As the days roll on, more and more bar exam results from the July 2013 administration of the test are being released.
We’ve actually reached the point where just about every state in the country has unleashed its exam results except for Maryland (expected by end of business today), New Jersey, and California. Those folks still have some time to wait on pins and needles, but for now, we’ve got confirmed news about results from states that came out on Halloween, just in time for festive holiday celebrations.
So it’s time for a round-up of all of the results that went live yesterday, including Texas and Virginia, and some rumors we’ve heard about Maryland. Here’s an open thread for you to discuss your thoughts…
As Elie reported on Monday, U.S. District Judge Lee Yeakel upheld part and struck down another part of a new Texas law regulating abortion. On Tuesday, the Attorney General’s office sought an emergency stay pending appeal and an expedited schedule for the appeal itself. As of press time, the Fifth Circuit has not ruled on the stay motion. The Circuit will hear the appeal, expedited or not, in the coming months.
In July, when the legislature debated the bill that would become the law now at issue, I wrote about it. I wrote about why I thought the specific provisions of this law were sensible. I wrote about why I thought those provisions were not “anti-woman” as the filibustering Wendy Davis claimed. I suggested a handful of concrete, practical, truly pro-woman measures that legislators could take if they want to genuinely advocate for the welfare of women — measures that don’t involve using abortion as a cure-all.
Now, prognosticating about the fate of the this law as it moves up to the Fifth Circuit raises some additional wrinkles for those who would frame the abortion debate as a matter of “pro-woman” pro-choicers and “anti-woman” anti-abortion advocates….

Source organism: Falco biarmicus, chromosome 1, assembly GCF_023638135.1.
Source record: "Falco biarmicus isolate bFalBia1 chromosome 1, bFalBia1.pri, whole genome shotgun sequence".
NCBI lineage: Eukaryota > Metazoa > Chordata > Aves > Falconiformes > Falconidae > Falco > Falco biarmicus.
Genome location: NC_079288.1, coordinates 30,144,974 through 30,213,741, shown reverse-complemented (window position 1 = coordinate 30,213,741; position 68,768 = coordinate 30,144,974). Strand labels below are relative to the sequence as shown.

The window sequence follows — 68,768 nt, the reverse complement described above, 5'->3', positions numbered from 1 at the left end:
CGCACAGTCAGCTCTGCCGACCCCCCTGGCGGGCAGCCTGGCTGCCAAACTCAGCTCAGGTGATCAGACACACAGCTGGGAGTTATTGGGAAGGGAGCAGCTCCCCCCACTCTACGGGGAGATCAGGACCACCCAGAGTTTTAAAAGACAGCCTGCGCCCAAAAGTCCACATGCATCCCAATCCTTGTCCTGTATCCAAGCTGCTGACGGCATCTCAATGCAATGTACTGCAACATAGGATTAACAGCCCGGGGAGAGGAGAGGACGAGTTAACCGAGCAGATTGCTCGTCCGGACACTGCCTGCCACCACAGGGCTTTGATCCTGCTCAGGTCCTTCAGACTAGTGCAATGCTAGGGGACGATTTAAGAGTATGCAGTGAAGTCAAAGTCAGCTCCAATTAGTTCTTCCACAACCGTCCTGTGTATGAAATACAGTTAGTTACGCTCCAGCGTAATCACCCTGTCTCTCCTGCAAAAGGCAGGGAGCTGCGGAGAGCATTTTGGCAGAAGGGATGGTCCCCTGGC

This is an absurd lawsuit. It’s about tacos. Because Elie spent today at CNBC appearing on Power Lunch along with Staci, I get to write this story instead, which is probably for the best because I can emotionally distance myself from the possibility that a taco dispensary may have to go out of business.
Two restaurants are squaring off in court over allegedly purloined taco recipes.
Yes, Biglaw partners are actually making statements about taco litigation…
Oh, the hilarity that is the phrase “criminal justice system.” Talk to any defense attorney andthey’ll tell you how the deck is stacked against defendants and defense lawyers. The ideal of “innocent until proven guilty” has become little more than a disclaimer tacked onto cop-centered reality shows. Defendants are guilty until the jury is somehow tricked by the defense into handing down a “not guilty” verdict. A lot of effort goes towards dissuading defendants from even making it this far, as prosecutors will present worst-case scenarios comprised of every violation conceivable in order to get an agreement to plead guilty to a lesser charge.
The prevailing perception that the person charged is guilty, with the only answer yet to be determined is how guilty, makes defending arrestees an uphill battle. Judge (former judge) Elizabeth Coker took this uphill battle, increased the grade to 85 degrees, covered it with a sheet of ice and sprinkled it with a 50/50 blend of Teflon and motor oil.
Earlier this week, Weil Gotshal reaffirmed its commitment to the Texas legal market. That commitment had been called into question by a spate of partner departures in recent weeks.